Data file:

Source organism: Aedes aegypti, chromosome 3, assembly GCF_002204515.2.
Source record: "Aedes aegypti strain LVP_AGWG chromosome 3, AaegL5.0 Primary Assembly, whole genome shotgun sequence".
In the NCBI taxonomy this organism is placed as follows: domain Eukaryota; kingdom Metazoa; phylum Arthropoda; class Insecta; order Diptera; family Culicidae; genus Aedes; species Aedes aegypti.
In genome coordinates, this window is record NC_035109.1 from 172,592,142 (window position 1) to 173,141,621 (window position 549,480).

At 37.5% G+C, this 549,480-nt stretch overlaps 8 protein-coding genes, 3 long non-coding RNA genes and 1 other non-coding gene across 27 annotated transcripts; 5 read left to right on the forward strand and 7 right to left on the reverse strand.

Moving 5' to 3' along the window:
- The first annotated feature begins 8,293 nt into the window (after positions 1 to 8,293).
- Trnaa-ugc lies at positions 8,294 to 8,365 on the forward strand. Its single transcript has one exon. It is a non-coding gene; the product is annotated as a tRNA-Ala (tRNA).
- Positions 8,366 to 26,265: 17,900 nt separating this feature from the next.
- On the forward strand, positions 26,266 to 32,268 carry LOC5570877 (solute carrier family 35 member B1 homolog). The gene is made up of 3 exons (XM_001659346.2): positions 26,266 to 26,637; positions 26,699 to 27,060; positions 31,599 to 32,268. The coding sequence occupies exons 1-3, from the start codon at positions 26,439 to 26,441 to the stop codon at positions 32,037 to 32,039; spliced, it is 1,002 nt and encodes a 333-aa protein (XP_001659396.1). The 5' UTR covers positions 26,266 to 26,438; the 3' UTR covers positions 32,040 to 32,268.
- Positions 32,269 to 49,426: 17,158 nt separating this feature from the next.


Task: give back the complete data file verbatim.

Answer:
Source organism: Aedes aegypti, chromosome 3, assembly GCF_002204515.2.
Source record: "Aedes aegypti strain LVP_AGWG chromosome 3, AaegL5.0 Primary Assembly, whole genome shotgun sequence".
In the NCBI taxonomy this organism is placed as follows: domain Eukaryota; kingdom Metazoa; phylum Arthropoda; class Insecta; order Diptera; family Culicidae; genus Aedes; species Aedes aegypti.
In genome coordinates, this window is record NC_035109.1 from 172,592,142 (window position 1) to 173,141,621 (window position 549,480).

At 37.5% G+C, this 549,480-nt stretch overlaps 8 protein-coding genes, 3 long non-coding RNA genes and 1 other non-coding gene across 27 annotated transcripts; 5 read left to right on the forward strand and 7 right to left on the reverse strand.

Moving 5' to 3' along the window:
- The first annotated feature begins 8,293 nt into the window (after positions 1 to 8,293).
- Trnaa-ugc lies at positions 8,294 to 8,365 on the forward strand. Its single transcript has one exon. It is a non-coding gene; the product is annotated as a tRNA-Ala (tRNA).
- Positions 8,366 to 26,265: 17,900 nt separating this feature from the next.
- On the forward strand, positions 26,266 to 32,268 carry LOC5570877 (solute carrier family 35 member B1 homolog). The gene is made up of 3 exons (XM_001659346.2): positions 26,266 to 26,637; positions 26,699 to 27,060; positions 31,599 to 32,268. The coding sequence occupies exons 1-3, from the start codon at positions 26,439 to 26,441 to the stop codon at positions 32,037 to 32,039; spliced, it is 1,002 nt and encodes a 333-aa protein (XP_001659396.1). The 5' UTR covers positions 26,266 to 26,438; the 3' UTR covers positions 32,040 to 32,268.
- Positions 32,269 to 49,426: 17,158 nt separating this feature from the next.